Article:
Saturday, February 6, 2016

Key West - Packed full

One way to power a dinghy - use a Weedwacker
Finally a restful night but the winds are howling again, 20 to 25 kts. The people in Key West are nothing if not resourceful. We've watched all kinds of dinghies go by. One of the most original was powered by a converted weedwacker (see photo). He putted along and I guess saved a lot of money on a new motor.

The entrance to Garrison Bight:  The 49.9 ft was measured at the lowest point at right in the photo and also when all three arms on the tower at left were used. The bottom line was removed (see empty insulator at left on third arm down from the top) but the chart was never updated. You could use geometry to compute the actual clearance.
I've been conversing with John Kwak, a fellow member of the Poughkeepsie YC, over the last few days. He's been making the Loop up the Hudson River and through the Great Lakes and down the Mississippi and the coast of Florida. He's presently in Cape Coral waiting for weather for an overnight trip to Key West. Other than the terrible weather, the problem is the lack of open dockage in Key West. I learned today that the lack of space is due to three groups: those waiting for better weather, those participating in the Havana to Key West and back regattas and the liveaboards that were driven out of their usual Stock Island marinas when those marinas wanted to specialize in cruisers going to and from Havana. Those three groups have sopped up all available slips in Key West. None are available en until at least the end of March! One marina in Stock Island gave notice to all their liveaboards to move out by the end of February - they wanted to specialize in the Key West to Havana trade. To many people working in Key West the only affordable housing is to live on a boat with three other people and share expenses for dockage. Even at $44/ft a month, it's less expensive than trying to rent an apartment, especially when they all crowd into a 30 ft or less boat which is usually the case.

A typical Key West houseboat
Since Key West Bight was full, John is looking at Garrison Bight but there's a power line that's shown on the charts as only 49.9 high, not enough for John's 56 ft mast height. However, the story is more complicated. It seems that the lowest of the wires was taken down a few years ago and the chart was never updated. Plus, the wires are not level with the higher part on the starboard side when entering the harbor. So I went down to the entrance and took pictures for John and asked around for local knowledge. One person who delivers boats said he had no problem clearing with a 58 ft tall mast. Another one said he saw a sailboat with a 62 ft high mast also clear by staying on the starboard side when entering. All of this is rather a moot point since there's no dockage available.. Even the mooring field only has two or three moorings open and will probably be full by the time John arrives.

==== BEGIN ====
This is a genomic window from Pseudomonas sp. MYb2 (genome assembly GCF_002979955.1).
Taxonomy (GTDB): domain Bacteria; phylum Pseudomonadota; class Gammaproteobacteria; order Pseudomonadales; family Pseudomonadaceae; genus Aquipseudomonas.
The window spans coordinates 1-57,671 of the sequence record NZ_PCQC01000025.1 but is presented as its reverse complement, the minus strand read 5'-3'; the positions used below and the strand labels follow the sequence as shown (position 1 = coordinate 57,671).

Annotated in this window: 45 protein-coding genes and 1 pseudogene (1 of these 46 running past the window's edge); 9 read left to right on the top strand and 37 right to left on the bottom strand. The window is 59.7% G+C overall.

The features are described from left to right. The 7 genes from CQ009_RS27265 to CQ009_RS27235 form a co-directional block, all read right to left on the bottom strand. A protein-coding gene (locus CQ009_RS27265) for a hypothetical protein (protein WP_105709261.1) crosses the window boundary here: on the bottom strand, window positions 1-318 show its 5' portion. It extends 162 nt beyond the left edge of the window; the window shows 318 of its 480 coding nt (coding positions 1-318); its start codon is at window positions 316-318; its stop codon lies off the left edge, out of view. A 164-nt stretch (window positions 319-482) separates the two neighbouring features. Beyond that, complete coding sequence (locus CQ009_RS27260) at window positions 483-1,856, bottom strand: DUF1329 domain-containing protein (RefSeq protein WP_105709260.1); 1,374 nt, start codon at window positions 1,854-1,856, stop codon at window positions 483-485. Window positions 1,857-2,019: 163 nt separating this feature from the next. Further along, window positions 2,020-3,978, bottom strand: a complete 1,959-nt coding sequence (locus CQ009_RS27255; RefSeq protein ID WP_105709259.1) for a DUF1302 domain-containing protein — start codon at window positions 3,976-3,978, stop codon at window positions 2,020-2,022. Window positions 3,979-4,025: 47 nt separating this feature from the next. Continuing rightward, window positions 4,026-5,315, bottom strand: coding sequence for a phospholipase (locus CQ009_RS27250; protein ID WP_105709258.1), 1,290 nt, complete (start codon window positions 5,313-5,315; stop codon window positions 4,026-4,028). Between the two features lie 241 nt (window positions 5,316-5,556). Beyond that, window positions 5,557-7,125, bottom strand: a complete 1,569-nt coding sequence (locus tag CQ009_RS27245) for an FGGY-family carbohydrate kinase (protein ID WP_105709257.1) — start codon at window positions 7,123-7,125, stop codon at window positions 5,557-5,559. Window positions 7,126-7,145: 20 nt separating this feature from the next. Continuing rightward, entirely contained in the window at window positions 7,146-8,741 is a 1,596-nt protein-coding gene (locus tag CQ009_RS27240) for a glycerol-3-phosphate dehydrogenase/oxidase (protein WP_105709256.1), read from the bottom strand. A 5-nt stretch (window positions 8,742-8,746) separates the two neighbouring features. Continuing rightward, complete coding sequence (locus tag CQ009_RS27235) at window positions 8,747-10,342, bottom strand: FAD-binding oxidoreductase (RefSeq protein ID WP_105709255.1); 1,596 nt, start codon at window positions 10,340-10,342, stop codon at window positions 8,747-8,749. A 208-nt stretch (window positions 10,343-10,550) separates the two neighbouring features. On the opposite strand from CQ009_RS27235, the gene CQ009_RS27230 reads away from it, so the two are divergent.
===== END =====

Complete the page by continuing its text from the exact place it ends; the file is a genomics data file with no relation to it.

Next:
Another example of a houseboat here
He was looking at bypassing the Keys entirely by transiting the Okeechobee Canal but the marinas there are not set up to unstep a mast (there's a 50 ft bridge to clear along the way). It they even agreed to do it they would have to rent a crane at some unknown cost ($$$). And, John's crew will not stick around forever, he's in a tight spot. His only window for the next week is Monday and even that is iffy, especially with no slip - he would have to anchor out in high winds with no protection from the north in 20 to 30 kt winds, no fun.

As for us, we're secure now but it's been raining most of the day and the winds have picked up once again in the 20 to 30 kt range. It's becoming the new normal for the Keys. The lines have now been tested at 35 kts so we should be okay. The winds will blow all day Sunday and only abate late in the afternoon and for most of Monday until yet another front comes roaring down Tuesday and Wednesday.